Rookie Relay Team Survived More Than Just the Course at the Scott Firefighter Combat Challenge

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A 16 year fire service veteran suffers massive cardiac arrest and a month long coma, only to come back and shine at the Scott Firefighter Combat Challenge. Chris Banks and his teammates have a lot to be grateful for as they ran the Challenge course, once dubbed the "toughest two minutes in sports" by ESPN, in Jackson, MS last week. They're turning the experience into a teachable moment with aspirations to encourage others to get up, and get active.

The Five Elderly Rookies Relay Team

His fellow class members performed at least 18 minutes of CPR until definitive care could be started.

The Relay event at the Mississippi State Firemen’s Convention took on a whole new twist when five guys decided to take a shot at competing a little over a week ago in Jackson. They made three clean runs, without penalties before getting knocked out. But the backstory is what’s mesmerizing. All of the crew, Mark McCormick, Donald Leonard, Steve Seal, Chris Banks and Tosh Hawke made an impromptu decision to put a team into the competition, running as rookies over the age of 40 and some older.

But what’s really incredible is the story that was told to me by Mark McCormick, a 20-year veteran ER nurse- about fellow team member Chris Banks. In December of 2004 while attending a training session in Meridian, Banks went into a cardiac arrest. This story was so intriguing that I followed up with a phone call him. His fellow class members performed at least 18 minutes of CPR until definitive care could be started. He suffered additional arrests at the hospital and was in a coma for over a month.

This 16-year veteran, now a battalion chief, has no recollection of the incident. In fact, when he awoke from the coma, his first thoughts were, “Where am I?” He did not recognize the people around him, could not talk or walk. All of his major life motor functions, including swallowing had to be re-learned.

Banks has not squandered his second chance at life. To literally come back from the dead gives one a totally different perspective. This was evident in a lengthy conversation about how he’s turned his life around and his efforts to reach out to his fellow firefighters to raise their awareness about practices that are consistent with reducing the risk of heart disease and sudden death.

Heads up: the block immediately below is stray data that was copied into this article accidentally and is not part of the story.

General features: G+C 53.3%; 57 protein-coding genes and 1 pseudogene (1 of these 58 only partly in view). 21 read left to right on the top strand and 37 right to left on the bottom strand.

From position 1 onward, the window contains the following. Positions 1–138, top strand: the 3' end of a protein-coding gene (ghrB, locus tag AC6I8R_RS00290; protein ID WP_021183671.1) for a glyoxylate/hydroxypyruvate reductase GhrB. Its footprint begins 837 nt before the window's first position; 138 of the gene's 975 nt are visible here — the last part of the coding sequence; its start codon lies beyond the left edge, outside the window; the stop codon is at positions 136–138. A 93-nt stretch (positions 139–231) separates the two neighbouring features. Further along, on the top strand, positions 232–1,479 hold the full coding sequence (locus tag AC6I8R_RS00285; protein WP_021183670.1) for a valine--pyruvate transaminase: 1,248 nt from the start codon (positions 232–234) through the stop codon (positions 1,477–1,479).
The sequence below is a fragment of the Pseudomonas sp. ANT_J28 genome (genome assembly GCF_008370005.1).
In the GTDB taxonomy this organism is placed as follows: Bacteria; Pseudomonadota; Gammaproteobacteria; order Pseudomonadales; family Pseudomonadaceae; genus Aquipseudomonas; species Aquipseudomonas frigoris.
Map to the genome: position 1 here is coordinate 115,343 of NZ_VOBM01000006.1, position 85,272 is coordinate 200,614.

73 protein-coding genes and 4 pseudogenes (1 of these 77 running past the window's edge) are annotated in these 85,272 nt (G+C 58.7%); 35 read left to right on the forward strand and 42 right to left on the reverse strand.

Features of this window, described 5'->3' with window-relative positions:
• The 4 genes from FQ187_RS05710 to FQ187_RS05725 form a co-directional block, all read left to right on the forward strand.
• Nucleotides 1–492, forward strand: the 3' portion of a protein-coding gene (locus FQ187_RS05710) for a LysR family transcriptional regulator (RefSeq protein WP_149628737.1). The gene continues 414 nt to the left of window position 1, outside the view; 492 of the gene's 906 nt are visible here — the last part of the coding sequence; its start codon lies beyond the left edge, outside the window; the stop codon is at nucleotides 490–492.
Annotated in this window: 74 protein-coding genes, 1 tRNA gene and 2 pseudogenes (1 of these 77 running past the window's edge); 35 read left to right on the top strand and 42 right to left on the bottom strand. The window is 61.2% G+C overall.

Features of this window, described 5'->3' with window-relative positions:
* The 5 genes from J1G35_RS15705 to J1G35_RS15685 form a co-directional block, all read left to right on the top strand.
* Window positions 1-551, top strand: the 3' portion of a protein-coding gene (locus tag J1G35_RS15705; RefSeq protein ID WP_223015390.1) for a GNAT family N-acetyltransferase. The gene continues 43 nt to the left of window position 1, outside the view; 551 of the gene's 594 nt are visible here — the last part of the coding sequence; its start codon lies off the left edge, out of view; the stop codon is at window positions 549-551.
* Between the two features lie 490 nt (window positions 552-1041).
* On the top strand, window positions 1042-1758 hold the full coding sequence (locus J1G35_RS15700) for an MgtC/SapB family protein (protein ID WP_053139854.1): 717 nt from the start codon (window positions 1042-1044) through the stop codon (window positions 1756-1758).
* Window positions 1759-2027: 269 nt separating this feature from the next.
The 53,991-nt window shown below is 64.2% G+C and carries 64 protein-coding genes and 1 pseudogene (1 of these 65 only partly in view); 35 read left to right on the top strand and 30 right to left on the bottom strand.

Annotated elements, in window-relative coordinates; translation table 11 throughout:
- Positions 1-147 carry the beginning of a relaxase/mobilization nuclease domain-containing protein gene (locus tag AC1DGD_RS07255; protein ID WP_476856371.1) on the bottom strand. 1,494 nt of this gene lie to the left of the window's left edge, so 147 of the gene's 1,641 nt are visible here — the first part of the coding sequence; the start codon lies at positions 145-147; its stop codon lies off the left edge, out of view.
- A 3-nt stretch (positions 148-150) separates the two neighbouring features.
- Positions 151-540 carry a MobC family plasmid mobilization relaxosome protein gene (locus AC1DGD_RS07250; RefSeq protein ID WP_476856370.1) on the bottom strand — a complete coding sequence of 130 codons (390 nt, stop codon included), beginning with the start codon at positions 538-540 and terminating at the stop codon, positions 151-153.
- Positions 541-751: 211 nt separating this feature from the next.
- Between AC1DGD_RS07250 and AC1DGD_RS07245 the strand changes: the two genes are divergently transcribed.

This extends to eating habits and participating in regular physical activity. The Challenge has provided a huge incentive for improvement and motivation. He commented that “...there’s no feeling like that of hearing people call out your name and cheer you on at an event.” He believes that every Mississippi firefighter should participate in the Challenge at least once. In the out years he believes that everyone of the State’s 82 counties should have a team at the Scott Firefighter Combat Challenge. He also says that he wishes that he knew at 25 what he now knows about better living.

Banks, in reflecting about his personal experience harbors no regrets for the experience. While he was in physical therapy for his foot drop that had to be corrected with a brace, he was inspired by the people who were striving mightily, and were far worse off than he. He said, “I can do this on my own; you have bigger problems here than me.” And so he did take responsibility for his own rehabilitation program, returning to work four months after his clinical death.

I was compelled to share this incredible story- a real life drama that deserves a wider platform like 20/20 or Dateline. It is inspiring to talk to people who have triumphed over unexpected adversity, making many of your own problems seem petty. Banks and his buddies will be back; they’re looking forward to running the individual’s category. He says it won’t be pretty, but before he hangs it up, he wants to have that accomplishment under his belt.

Written by Dr. Paul Davis

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Jennifer Asalon
On Target Challenge Inc.
301-421-4433
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